Building the New Man: Eugenics, Racial Science and Genetics in Twentieth-Century Italy

Building the New Man: Eugenics, Racial Science and Genetics in Twentieth-Century Italy

Building the New Man: Eugenics, Racial Science and Genetics in Twentieth-Century Italy

Building the New Man: Eugenics, Racial Science and Genetics in Twentieth-Century Italy

Excerpt

Francis Galton's gospel was quickly spread around the world. In 1924, a report of the International Commission of Eugenics published in Eugenical News listed fifteen countries in which eugenics had assumed an institutional form: England, Germany, the United States, Italy, France, Belgium, Switzerland, Holland, Denmark, Sweden, Czechoslovakia, Norway, Argentina, Cuba and Russia; countries that were cooperating with the International Commission included Brazil, Canada, Colombia, Mexico, Venezuela, Australia and New Zealand. In the same year, a bibliography dedicated to eugenic issues already counted 7,500 titles, including monographs and articles.

It therefore seems most appropriate to approach eugenics as a cultural, social and political phenomenon with a broad international relevance. As Frank Dikötter put it, eugenics should be considered as [a fundamental aspect of some of the most important cultural and social movements of the twentieth century, intimately linked to ideologies of 'race,' nation and sex, inextricably meshed with population control, social hygiene, state hospitals, and the welfare state.] Initially focused on the cases of Great Britain, the United States and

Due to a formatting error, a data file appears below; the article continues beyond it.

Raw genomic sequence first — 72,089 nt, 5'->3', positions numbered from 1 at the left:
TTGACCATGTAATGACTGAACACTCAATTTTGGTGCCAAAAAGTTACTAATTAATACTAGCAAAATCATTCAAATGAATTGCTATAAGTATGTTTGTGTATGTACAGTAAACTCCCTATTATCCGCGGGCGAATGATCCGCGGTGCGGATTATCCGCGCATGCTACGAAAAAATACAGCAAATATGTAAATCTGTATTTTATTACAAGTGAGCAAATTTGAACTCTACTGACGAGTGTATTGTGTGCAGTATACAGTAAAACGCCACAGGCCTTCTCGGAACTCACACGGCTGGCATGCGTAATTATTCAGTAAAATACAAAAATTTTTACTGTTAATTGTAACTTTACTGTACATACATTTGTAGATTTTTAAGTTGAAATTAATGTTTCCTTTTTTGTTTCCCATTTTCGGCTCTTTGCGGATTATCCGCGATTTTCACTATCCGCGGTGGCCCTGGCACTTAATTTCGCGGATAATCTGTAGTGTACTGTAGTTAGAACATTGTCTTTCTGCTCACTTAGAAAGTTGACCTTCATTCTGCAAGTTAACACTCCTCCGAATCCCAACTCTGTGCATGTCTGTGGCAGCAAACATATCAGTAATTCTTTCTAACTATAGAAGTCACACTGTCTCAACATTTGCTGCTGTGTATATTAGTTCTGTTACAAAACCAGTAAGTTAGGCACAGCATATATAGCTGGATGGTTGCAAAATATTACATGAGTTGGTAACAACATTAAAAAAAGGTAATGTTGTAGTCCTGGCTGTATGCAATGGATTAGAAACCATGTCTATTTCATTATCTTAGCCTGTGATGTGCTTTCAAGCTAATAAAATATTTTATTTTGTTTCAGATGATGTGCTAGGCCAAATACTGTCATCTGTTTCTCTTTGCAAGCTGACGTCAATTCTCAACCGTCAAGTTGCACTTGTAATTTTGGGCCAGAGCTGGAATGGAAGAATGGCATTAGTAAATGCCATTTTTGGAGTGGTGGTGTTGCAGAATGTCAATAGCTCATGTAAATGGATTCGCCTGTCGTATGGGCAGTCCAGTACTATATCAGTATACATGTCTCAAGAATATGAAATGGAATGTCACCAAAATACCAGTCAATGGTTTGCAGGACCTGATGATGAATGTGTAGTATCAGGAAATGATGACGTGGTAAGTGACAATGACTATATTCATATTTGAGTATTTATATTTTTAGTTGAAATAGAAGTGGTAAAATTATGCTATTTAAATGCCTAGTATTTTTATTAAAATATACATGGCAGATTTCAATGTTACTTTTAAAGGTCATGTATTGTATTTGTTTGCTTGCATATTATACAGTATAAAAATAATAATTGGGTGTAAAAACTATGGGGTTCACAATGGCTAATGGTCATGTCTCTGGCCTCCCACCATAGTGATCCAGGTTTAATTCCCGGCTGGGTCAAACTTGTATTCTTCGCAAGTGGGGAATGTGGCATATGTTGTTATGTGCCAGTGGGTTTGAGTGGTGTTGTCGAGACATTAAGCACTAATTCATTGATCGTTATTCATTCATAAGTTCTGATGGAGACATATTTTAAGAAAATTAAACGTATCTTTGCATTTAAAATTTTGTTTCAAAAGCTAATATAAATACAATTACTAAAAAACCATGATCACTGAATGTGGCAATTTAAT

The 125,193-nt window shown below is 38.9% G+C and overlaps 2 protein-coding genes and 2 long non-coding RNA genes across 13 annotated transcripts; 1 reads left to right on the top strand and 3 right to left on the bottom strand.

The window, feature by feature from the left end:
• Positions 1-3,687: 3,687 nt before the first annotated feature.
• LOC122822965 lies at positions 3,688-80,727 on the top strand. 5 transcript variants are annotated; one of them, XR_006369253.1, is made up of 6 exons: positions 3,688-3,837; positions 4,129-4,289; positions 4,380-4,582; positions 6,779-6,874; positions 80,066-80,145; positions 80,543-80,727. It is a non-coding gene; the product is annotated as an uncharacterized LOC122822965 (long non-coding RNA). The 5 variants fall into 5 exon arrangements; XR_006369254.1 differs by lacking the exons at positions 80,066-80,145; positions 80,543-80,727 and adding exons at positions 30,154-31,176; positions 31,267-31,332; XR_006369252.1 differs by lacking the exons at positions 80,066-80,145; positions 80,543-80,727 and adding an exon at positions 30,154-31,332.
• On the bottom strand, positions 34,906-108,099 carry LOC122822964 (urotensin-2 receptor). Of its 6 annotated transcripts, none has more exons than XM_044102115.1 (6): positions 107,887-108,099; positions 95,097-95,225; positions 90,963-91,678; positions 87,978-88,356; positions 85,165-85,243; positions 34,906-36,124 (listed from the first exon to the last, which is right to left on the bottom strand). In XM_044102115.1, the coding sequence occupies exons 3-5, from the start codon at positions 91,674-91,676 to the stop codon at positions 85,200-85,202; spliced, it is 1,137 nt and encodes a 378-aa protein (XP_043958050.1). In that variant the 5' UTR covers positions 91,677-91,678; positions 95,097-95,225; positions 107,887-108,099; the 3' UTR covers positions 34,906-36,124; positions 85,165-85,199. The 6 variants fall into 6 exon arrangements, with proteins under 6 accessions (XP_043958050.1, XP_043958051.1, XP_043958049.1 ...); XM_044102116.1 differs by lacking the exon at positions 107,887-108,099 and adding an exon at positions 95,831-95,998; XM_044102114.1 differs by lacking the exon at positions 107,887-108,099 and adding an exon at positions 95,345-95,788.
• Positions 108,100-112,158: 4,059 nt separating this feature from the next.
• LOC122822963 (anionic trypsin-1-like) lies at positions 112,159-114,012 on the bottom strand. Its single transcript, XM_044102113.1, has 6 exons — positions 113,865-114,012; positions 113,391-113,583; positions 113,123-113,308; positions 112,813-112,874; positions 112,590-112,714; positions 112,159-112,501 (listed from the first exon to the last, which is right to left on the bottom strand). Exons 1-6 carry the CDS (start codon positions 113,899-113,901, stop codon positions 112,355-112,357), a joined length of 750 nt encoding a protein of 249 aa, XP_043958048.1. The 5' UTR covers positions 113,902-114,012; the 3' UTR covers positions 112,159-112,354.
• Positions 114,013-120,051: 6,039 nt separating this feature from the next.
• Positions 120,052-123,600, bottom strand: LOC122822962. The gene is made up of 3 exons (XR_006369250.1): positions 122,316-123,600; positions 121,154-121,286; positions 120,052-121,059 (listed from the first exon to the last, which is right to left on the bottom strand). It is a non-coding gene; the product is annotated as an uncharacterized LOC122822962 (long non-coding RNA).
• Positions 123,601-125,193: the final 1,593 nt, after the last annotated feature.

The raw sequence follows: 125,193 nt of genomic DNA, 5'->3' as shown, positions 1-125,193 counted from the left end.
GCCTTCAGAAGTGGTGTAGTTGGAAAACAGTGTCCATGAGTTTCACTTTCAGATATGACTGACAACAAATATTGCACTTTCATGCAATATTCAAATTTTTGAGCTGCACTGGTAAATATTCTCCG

Mark B. Adams, ed., The Wellborn Science: Eugenics in Germany, France, Brazil and Russia (New York: Oxford
University Press, 1990), 5.

Samuel J. Holmes, A Bibliography of Eugenics (Berkeley: University of California Press, 1924).

Frank Dikötter, [Race Culture: Recent perspectives on the history of eugenics,] The American Historical Re
view
103, no. 2 (April 1998): 467. See also Marius Turda, [New Perspectives on Race and Eugenics,] Histor
ical Journal 51, no. 4 (2008): 1115-24.

Publications on eugenics in Great Britain and United States are too numerous to list here exhaustively. See,
in particular, Lindsay Andrew Farrall, The Origins and Growth of the English Eugenics Movement 1865-1925
(New York: Garland Pub., 1965); Daniel J. Kevles, In the Name of Eugenics. Genetics and the Uses of Human
Heredity
, rev. ed. (Cambridge, MA: Harvard University Press, 1995); Richard A. Soloway, Demography and

Search by... Author
Show... All Results Primary Sources Peer-reviewed

Oops!

An unknown error has occurred. Please click the button below to reload the page. If the problem persists, please try again in a little while.